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[ NNSquad ] Re: Do the Happy Dance people...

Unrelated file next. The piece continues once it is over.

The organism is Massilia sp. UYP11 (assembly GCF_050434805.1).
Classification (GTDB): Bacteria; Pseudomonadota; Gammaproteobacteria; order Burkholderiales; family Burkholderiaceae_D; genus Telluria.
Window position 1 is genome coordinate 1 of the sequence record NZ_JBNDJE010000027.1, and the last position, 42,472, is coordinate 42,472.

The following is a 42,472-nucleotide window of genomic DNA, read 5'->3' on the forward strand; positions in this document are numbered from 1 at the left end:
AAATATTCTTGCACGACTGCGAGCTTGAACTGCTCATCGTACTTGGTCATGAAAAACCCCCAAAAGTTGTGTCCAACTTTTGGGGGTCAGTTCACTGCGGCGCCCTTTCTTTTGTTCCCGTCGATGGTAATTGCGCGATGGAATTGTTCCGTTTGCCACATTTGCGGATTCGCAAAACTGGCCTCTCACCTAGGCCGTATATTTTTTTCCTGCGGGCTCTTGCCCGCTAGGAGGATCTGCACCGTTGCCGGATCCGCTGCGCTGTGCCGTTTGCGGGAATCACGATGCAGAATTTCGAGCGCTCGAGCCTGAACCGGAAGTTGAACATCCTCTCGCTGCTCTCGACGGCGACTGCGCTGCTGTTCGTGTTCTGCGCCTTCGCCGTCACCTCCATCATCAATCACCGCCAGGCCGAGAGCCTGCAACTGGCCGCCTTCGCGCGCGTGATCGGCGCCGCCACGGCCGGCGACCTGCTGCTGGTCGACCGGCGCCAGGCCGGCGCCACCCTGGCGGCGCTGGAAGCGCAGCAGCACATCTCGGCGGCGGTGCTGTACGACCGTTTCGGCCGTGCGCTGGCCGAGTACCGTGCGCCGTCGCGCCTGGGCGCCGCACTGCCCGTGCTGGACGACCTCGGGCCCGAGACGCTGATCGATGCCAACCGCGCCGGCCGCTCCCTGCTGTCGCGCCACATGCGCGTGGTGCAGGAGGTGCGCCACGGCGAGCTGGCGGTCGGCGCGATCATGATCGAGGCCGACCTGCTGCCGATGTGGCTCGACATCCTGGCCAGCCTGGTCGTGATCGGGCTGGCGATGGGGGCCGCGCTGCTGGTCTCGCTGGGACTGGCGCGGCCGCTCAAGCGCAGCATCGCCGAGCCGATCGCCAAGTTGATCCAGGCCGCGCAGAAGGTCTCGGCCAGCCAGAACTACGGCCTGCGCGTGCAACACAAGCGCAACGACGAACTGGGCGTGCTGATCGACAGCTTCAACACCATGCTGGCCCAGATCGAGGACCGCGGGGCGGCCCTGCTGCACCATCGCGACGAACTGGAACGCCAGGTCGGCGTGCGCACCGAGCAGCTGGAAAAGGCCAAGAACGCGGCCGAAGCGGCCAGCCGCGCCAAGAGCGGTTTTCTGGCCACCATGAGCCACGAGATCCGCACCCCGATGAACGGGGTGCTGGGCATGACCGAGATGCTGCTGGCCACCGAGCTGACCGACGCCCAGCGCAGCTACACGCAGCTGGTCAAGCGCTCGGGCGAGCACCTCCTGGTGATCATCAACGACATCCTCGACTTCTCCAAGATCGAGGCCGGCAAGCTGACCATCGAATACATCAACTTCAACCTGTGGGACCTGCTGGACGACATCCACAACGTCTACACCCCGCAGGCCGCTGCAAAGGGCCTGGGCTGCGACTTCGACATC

> Faster than realtive vs streaming, it doesn't matter for the data > volume analysis and gross volume caps: it how much video do you watch > and whats the encoding rate. Show me anyone doing video services over > IP with data rates over 2.5 Mbps/minute, who is not charging at least > $.5/hr for the content? Internet-delivered films are in the infancy stage as a business and technical model. It's not today that's the the concern, it's tomorrow. History teaches us that when an industry -- in this case ISPs -- have a conflict between their own profit centers and the provision of services to outside competitors, the temptation to manipulate the marketplace against the latter is very high. This is particularly true when availability to the public of information about associated operational and decision-making processes is limited (by branding it proprietary, etc.) > And if your model is "faster than realtime but in off-hours", thats > Netflix through the US mail! Once you can tolerate a day's latency, > you can't beat the bandwidth of USPS in terms of cheap, efficient > delivery of lots and lots and lots of bits. I have an idea Nick, why don't you and Brett pitch an exhibit to the Smithsonian demonstrating 20th century content delivery techniques? Might be quite a draw! > And you are attributing an evil motive/evil intent on comcast: that > they are making such limits deliberately anticompetitive. I have never said that Comcast is evil. I have simply suggested, and this should be obvious to any unbiased observer, that the existing unregulated ISP marketplace, combined with the lack of a practical, affordable, competitive market for ISP services in most U.S. areas, and the lack of public information about ISP traffic management procedures, etc., creates an environment that runs a high risk of being intrinsically anti-competitive. > Yet this doesn't pass the laugh test, because they could EASILY make > the limits anticompetitive towards the services today (Hulu, Netflix's > online service, Amazon Unbox, youtube, iTunes video) which ARE > competitors to Comcast's (mostly NOT-HD) pay per view offerings, but > they did not! Again, today isn't the issue. Steps taken today are creating the framework for or against tomorrow's services. The deployment of arbitrary bandwidth caps could cause any number of Internet service businesses that compete with ISP content to fold before they're even announced. > Your charge of anticompetitive is based on nonexistent businesses > using an untested mechanism that don't have a good business model (its > $.10/GB CHEAPEST, to deliver bits to the net today, and there is > serious questions whether much lower bandwidth services like Hulu et > al are economically viable). Yet Comcast can easily point to a ton of > competitors which are NOT affected by Comcast's policy, yet are on the > market today. Today, Nick. That's today. Get your eyes off the sidewalk and look up at the sky from time to time. And as I said above, we don't know how many possible businesses have already been discouraged into limbo by the current state of affairs. > If the goal is to be an anticompetitive measure, they grossly failed, > and lumping Comcast's policy together with the proposals of > Time/Warner (~50GB IIRC, which IS kill-the-net anticompetitive) does > you a huge disservice. I would submit that apparently arbitrary, publicly unjustified bandwidth limits don't make logical sense (except from a profit-center perspective) in any case. Where did that 250GB figure come from? Or 50GB? Or 5GB for that matter? These numbers seem to be coming out of a hat, but we know damn well that there are likely spreadsheets somewhere that spell it all out in cold hard cash, if not aimed at today, then at tomorrow. > As for your definition of true HD, then you obviously can't consider > anything delivered over cable/sattelite "True HD" either, because both > of those have a tendency to transcode the HD channels to save > bandwidth. Satellite HD is heavily compressed, as is all consumer satellite video. Until fairly recently, cable HD was typically moving full bandwidth, but various cable companies are now moving toward rate transcoding, and in fact there are Web sites devoted to showing the negative impact that this has had on image quality. No wonder Internet users will want to choose among high-quality content from the Internet at large, not subject to compression ratios set by dominant carrier bean counters. Interestingly, there often seems to be a direct correspondence between a cable channel's profitability to the cable company and its allocated bandwidth. Would Google be successfully funded if it were trying to get off the ground in today's Internet environment? A question to ponder. --Lauren-- NNSquad Moderator